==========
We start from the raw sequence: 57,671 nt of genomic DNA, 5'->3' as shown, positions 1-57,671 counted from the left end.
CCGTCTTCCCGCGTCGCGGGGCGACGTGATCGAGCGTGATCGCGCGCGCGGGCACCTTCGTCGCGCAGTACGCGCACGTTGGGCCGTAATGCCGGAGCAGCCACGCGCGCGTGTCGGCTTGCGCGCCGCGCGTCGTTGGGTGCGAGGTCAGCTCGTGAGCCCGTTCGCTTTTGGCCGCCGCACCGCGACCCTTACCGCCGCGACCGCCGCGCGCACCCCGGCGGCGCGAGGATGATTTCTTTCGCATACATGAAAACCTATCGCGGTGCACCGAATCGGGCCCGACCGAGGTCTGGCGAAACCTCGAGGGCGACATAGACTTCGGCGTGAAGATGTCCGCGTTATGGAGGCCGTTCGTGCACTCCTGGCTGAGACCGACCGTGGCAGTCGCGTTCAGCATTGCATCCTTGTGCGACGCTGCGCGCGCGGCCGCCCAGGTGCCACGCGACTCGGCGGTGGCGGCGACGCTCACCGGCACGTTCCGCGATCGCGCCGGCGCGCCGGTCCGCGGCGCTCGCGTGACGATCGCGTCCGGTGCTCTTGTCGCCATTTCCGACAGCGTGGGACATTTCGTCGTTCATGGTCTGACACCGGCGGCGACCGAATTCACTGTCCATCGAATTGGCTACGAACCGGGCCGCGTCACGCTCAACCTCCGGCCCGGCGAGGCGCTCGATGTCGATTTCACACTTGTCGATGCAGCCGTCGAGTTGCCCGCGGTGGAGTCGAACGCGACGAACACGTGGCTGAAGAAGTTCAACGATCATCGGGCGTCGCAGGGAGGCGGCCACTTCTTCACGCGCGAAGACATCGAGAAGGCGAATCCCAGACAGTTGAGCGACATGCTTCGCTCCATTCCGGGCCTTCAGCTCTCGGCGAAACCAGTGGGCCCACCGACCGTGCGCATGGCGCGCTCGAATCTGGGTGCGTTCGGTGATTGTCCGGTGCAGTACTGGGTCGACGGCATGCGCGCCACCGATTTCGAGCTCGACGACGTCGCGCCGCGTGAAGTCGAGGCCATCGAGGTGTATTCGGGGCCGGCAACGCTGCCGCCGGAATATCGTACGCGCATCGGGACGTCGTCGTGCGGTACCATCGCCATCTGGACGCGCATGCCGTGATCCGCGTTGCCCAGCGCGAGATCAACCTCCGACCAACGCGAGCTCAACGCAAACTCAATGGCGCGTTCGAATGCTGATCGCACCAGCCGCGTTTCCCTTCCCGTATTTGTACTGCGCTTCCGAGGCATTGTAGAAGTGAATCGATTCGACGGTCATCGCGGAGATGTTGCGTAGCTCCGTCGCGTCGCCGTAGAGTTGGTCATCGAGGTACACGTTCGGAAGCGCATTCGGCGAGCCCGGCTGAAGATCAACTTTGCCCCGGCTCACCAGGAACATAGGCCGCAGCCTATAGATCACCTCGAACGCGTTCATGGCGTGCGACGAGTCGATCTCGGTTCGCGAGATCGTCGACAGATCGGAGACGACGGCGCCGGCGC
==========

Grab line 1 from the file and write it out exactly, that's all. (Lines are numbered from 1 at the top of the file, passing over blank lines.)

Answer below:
We start from the raw sequence: 57,671 nt of genomic DNA, 5'->3' as shown, positions 1-57,671 counted from the left end.